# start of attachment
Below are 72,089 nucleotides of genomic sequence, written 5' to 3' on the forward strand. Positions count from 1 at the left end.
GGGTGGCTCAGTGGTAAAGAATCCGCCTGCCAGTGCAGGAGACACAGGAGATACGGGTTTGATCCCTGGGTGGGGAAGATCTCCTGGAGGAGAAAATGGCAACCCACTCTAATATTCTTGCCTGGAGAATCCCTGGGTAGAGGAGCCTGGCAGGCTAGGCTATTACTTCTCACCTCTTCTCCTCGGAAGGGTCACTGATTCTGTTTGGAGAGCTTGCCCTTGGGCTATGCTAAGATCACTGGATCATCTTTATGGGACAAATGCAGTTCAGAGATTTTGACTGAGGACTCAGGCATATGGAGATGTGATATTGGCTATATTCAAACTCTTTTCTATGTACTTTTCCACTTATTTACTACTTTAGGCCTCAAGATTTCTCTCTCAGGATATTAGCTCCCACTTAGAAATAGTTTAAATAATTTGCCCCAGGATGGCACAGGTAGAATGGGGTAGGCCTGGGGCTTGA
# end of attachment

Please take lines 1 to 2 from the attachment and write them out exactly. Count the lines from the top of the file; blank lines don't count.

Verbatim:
Below are 72,089 nucleotides of genomic sequence, written 5' to 3' on the forward strand. Positions count from 1 at the left end.
GGGTGGCTCAGTGGTAAAGAATCCGCCTGCCAGTGCAGGAGACACAGGAGATACGGGTTTGATCCCTGGGTGGGGAAGATCTCCTGGAGGAGAAAATGGCAACCCACTCTAATATTCTTGCCTGGAGAATCCCTGGGTAGAGGAGCCTGGCAGGCTAGGCTATTACTTCTCACCTCTTCTCCTCGGAAGGGTCACTGATTCTGTTTGGAGAGCTTGCCCTTGGGCTATGCTAAGATCACTGGATCATCTTTATGGGACAAATGCAGTTCAGAGATTTTGACTGAGGACTCAGGCATATGGAGATGTGATATTGGCTATATTCAAACTCTTTTCTATGTACTTTTCCACTTATTTACTACTTTAGGCCTCAAGATTTCTCTCTCAGGATATTAGCTCCCACTTAGAAATAGTTTAAATAATTTGCCCCAGGATGGCACAGGTAGAATGGGGTAGGCCTGGGGCTTGA